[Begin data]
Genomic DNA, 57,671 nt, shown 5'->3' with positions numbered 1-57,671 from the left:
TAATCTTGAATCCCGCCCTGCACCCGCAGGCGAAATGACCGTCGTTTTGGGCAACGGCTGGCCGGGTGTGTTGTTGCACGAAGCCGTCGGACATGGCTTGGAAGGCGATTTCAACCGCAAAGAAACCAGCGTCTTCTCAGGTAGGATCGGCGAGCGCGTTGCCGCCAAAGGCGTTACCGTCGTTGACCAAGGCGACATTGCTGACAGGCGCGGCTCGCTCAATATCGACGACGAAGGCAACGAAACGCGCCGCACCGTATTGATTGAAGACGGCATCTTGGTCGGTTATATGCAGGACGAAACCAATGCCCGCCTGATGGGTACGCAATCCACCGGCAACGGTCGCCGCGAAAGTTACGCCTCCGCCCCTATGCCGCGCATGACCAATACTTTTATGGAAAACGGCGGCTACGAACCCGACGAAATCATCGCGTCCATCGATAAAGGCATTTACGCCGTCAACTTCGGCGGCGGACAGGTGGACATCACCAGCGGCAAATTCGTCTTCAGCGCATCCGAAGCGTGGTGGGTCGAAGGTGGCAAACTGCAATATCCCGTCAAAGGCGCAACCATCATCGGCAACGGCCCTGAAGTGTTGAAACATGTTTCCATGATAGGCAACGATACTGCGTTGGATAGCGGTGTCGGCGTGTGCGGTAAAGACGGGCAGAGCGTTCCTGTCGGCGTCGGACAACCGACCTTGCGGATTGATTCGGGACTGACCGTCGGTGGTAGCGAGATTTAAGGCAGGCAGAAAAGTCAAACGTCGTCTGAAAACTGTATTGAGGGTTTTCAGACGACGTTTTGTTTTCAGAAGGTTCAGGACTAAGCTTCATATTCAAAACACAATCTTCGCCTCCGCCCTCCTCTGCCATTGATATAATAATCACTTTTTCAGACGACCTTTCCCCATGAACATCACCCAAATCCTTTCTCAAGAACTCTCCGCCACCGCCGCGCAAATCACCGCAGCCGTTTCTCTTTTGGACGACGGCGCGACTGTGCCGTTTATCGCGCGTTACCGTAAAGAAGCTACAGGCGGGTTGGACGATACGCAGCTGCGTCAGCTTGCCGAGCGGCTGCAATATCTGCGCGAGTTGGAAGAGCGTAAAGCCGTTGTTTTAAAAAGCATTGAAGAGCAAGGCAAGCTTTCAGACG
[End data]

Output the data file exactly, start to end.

Genomic DNA, 57,671 nt, shown 5'->3' with positions numbered 1-57,671 from the left:
TAATCTTGAATCCCGCCCTGCACCCGCAGGCGAAATGACCGTCGTTTTGGGCAACGGCTGGCCGGGTGTGTTGTTGCACGAAGCCGTCGGACATGGCTTGGAAGGCGATTTCAACCGCAAAGAAACCAGCGTCTTCTCAGGTAGGATCGGCGAGCGCGTTGCCGCCAAAGGCGTTACCGTCGTTGACCAAGGCGACATTGCTGACAGGCGCGGCTCGCTCAATATCGACGACGAAGGCAACGAAACGCGCCGCACCGTATTGATTGAAGACGGCATCTTGGTCGGTTATATGCAGGACGAAACCAATGCCCGCCTGATGGGTACGCAATCCACCGGCAACGGTCGCCGCGAAAGTTACGCCTCCGCCCCTATGCCGCGCATGACCAATACTTTTATGGAAAACGGCGGCTACGAACCCGACGAAATCATCGCGTCCATCGATAAAGGCATTTACGCCGTCAACTTCGGCGGCGGACAGGTGGACATCACCAGCGGCAAATTCGTCTTCAGCGCATCCGAAGCGTGGTGGGTCGAAGGTGGCAAACTGCAATATCCCGTCAAAGGCGCAACCATCATCGGCAACGGCCCTGAAGTGTTGAAACATGTTTCCATGATAGGCAACGATACTGCGTTGGATAGCGGTGTCGGCGTGTGCGGTAAAGACGGGCAGAGCGTTCCTGTCGGCGTCGGACAACCGACCTTGCGGATTGATTCGGGACTGACCGTCGGTGGTAGCGAGATTTAAGGCAGGCAGAAAAGTCAAACGTCGTCTGAAAACTGTATTGAGGGTTTTCAGACGACGTTTTGTTTTCAGAAGGTTCAGGACTAAGCTTCATATTCAAAACACAATCTTCGCCTCCGCCCTCCTCTGCCATTGATATAATAATCACTTTTTCAGACGACCTTTCCCCATGAACATCACCCAAATCCTTTCTCAAGAACTCTCCGCCACCGCCGCGCAAATCACCGCAGCCGTTTCTCTTTTGGACGACGGCGCGACTGTGCCGTTTATCGCGCGTTACCGTAAAGAAGCTACAGGCGGGTTGGACGATACGCAGCTGCGTCAGCTTGCCGAGCGGCTGCAATATCTGCGCGAGTTGGAAGAGCGTAAAGCCGTTGTTTTAAAAAGCATTGAAGAGCAAGGCAAGCTTTCAGACG